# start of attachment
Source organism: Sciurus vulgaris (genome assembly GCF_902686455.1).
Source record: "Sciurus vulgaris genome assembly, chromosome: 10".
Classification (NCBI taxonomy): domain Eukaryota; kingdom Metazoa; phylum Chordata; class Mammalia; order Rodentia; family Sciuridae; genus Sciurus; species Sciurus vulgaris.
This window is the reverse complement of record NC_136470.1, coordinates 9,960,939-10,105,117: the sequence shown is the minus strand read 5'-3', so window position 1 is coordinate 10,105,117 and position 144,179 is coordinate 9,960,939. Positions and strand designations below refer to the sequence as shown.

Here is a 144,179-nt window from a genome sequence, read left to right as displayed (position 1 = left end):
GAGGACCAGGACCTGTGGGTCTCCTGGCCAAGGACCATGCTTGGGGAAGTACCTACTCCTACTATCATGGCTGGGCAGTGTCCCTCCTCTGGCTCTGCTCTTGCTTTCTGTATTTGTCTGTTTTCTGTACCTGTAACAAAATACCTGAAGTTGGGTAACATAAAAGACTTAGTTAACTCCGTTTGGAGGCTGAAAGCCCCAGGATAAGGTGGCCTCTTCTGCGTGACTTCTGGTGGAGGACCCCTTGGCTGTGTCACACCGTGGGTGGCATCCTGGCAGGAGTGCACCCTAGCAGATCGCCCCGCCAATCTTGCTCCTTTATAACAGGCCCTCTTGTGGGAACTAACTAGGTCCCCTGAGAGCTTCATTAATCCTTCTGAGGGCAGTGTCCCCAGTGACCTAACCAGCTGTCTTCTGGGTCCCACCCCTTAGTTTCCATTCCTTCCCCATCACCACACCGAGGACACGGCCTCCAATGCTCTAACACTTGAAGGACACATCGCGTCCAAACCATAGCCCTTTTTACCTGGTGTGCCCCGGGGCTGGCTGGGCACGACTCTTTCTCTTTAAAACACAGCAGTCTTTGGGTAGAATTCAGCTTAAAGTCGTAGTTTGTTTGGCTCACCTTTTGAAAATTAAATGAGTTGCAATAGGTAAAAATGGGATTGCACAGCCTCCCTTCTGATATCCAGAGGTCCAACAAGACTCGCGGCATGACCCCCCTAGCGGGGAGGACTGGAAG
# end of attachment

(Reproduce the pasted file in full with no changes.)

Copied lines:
Source organism: Sciurus vulgaris (genome assembly GCF_902686455.1).
Source record: "Sciurus vulgaris genome assembly, chromosome: 10".
Classification (NCBI taxonomy): domain Eukaryota; kingdom Metazoa; phylum Chordata; class Mammalia; order Rodentia; family Sciuridae; genus Sciurus; species Sciurus vulgaris.
This window is the reverse complement of record NC_136470.1, coordinates 9,960,939-10,105,117: the sequence shown is the minus strand read 5'-3', so window position 1 is coordinate 10,105,117 and position 144,179 is coordinate 9,960,939. Positions and strand designations below refer to the sequence as shown.

Here is a 144,179-nt window from a genome sequence, read left to right as displayed (position 1 = left end):
GAGGACCAGGACCTGTGGGTCTCCTGGCCAAGGACCATGCTTGGGGAAGTACCTACTCCTACTATCATGGCTGGGCAGTGTCCCTCCTCTGGCTCTGCTCTTGCTTTCTGTATTTGTCTGTTTTCTGTACCTGTAACAAAATACCTGAAGTTGGGTAACATAAAAGACTTAGTTAACTCCGTTTGGAGGCTGAAAGCCCCAGGATAAGGTGGCCTCTTCTGCGTGACTTCTGGTGGAGGACCCCTTGGCTGTGTCACACCGTGGGTGGCATCCTGGCAGGAGTGCACCCTAGCAGATCGCCCCGCCAATCTTGCTCCTTTATAACAGGCCCTCTTGTGGGAACTAACTAGGTCCCCTGAGAGCTTCATTAATCCTTCTGAGGGCAGTGTCCCCAGTGACCTAACCAGCTGTCTTCTGGGTCCCACCCCTTAGTTTCCATTCCTTCCCCATCACCACACCGAGGACACGGCCTCCAATGCTCTAACACTTGAAGGACACATCGCGTCCAAACCATAGCCCTTTTTACCTGGTGTGCCCCGGGGCTGGCTGGGCACGACTCTTTCTCTTTAAAACACAGCAGTCTTTGGGTAGAATTCAGCTTAAAGTCGTAGTTTGTTTGGCTCACCTTTTGAAAATTAAATGAGTTGCAATAGGTAAAAATGGGATTGCACAGCCTCCCTTCTGATATCCAGAGGTCCAACAAGACTCGCGGCATGACCCCCCTAGCGGGGAGGACTGGAAG